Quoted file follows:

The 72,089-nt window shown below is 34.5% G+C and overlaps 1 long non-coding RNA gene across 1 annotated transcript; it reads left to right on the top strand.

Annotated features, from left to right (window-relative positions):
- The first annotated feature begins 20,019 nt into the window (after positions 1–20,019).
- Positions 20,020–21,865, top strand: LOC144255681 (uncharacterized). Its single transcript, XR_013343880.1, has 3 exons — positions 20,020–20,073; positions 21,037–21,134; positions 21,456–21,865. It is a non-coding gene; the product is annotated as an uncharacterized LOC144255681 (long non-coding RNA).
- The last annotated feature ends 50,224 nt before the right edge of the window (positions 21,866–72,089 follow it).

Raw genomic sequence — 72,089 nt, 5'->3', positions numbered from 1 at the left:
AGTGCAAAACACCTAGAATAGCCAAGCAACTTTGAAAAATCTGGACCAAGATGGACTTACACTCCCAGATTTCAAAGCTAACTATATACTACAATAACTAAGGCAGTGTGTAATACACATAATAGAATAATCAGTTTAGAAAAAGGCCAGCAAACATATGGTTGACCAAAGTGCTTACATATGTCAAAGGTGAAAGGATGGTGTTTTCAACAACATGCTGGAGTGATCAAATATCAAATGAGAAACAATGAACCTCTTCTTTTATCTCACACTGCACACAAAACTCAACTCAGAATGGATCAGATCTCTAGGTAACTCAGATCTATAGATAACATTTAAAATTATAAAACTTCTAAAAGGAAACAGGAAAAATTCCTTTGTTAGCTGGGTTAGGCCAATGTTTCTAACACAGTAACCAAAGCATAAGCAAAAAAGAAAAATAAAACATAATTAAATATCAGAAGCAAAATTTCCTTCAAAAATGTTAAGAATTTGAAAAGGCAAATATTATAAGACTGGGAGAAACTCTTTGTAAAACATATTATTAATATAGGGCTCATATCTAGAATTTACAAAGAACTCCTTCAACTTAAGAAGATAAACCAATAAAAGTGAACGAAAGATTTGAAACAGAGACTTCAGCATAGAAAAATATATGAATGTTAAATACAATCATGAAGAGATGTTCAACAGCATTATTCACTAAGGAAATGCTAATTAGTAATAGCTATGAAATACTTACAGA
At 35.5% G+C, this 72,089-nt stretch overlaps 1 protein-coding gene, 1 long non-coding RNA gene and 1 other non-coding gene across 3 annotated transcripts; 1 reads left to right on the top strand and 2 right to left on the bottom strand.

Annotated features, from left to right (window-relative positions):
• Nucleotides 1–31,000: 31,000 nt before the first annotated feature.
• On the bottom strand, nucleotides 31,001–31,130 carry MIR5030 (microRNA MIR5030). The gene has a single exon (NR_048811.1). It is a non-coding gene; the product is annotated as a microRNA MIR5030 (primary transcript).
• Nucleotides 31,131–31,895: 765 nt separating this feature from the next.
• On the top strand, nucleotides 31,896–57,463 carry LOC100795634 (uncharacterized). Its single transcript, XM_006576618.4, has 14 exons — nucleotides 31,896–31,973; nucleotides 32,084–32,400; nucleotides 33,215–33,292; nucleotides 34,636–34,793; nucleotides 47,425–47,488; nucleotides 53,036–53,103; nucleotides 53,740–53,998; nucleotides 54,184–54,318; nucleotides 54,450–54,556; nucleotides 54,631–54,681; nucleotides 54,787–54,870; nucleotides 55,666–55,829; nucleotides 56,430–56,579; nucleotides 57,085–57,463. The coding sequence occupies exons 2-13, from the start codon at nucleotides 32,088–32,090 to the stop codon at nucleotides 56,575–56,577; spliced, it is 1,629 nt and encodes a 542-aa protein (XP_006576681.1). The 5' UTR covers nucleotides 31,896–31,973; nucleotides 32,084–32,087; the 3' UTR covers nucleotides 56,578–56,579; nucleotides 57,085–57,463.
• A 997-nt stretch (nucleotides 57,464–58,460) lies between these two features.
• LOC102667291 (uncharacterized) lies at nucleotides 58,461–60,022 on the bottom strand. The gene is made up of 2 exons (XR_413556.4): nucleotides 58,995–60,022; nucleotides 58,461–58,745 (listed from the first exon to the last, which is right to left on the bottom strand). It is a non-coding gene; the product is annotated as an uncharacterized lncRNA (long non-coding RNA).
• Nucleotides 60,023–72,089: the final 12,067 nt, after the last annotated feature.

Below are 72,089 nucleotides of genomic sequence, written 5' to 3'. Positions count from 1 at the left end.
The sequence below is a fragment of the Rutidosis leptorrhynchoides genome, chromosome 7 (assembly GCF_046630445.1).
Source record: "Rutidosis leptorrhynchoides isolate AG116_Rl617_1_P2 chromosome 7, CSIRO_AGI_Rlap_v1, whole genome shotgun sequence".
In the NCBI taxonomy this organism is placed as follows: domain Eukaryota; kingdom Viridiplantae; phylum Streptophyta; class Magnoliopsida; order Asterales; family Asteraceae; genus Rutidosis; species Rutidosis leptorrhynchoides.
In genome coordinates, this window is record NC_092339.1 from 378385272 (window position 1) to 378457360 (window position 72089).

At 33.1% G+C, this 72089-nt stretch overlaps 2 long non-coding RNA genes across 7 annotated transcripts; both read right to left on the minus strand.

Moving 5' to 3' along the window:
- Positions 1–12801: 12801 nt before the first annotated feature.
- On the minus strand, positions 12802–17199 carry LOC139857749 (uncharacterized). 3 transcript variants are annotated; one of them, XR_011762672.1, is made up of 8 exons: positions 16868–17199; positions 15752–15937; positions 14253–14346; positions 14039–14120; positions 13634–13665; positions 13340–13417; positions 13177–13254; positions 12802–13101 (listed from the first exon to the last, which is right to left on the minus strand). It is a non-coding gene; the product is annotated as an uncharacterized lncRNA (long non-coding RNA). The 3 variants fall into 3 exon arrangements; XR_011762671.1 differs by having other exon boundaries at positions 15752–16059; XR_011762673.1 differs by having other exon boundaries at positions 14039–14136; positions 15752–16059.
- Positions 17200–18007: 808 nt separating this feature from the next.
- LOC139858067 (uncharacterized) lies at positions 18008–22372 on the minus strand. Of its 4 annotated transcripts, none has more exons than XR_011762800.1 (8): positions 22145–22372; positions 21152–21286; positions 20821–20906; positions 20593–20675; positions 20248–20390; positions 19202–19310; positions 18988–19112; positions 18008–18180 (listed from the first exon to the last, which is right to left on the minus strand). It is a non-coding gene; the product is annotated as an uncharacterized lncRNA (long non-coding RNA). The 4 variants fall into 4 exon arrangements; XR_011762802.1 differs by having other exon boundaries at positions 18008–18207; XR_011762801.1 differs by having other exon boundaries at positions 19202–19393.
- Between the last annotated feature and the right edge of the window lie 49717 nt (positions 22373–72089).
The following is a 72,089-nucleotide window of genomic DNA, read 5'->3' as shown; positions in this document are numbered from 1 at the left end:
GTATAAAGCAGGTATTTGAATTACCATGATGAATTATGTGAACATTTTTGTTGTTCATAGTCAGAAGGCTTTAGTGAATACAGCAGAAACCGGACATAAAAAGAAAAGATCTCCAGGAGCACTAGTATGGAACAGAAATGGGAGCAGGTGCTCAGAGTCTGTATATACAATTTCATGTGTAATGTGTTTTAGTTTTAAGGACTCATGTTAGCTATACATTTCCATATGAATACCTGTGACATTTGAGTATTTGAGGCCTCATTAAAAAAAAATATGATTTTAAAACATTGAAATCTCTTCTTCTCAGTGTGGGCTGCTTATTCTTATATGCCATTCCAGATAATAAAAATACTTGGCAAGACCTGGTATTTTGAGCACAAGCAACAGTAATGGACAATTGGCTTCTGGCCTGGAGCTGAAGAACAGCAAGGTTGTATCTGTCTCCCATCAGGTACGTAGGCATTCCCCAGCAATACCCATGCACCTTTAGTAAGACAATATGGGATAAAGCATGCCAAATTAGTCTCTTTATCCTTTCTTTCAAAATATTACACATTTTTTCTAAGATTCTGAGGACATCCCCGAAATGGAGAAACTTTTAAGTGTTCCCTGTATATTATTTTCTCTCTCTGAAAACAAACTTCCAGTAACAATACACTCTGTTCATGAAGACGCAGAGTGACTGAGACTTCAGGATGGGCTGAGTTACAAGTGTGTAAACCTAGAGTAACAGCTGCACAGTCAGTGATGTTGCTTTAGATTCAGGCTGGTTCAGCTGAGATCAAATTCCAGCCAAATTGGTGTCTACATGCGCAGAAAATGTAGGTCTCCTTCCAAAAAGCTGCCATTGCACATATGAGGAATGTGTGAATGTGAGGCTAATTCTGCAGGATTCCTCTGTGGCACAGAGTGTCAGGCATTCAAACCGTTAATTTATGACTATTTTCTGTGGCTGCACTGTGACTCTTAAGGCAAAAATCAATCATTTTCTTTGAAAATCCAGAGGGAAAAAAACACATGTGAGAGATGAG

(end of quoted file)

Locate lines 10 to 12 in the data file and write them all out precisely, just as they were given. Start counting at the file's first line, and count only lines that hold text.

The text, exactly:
• Nucleotides 1–31,000: 31,000 nt before the first annotated feature.
• On the bottom strand, nucleotides 31,001–31,130 carry MIR5030 (microRNA MIR5030). The gene has a single exon (NR_048811.1). It is a non-coding gene; the product is annotated as a microRNA MIR5030 (primary transcript).
• Nucleotides 31,131–31,895: 765 nt separating this feature from the next.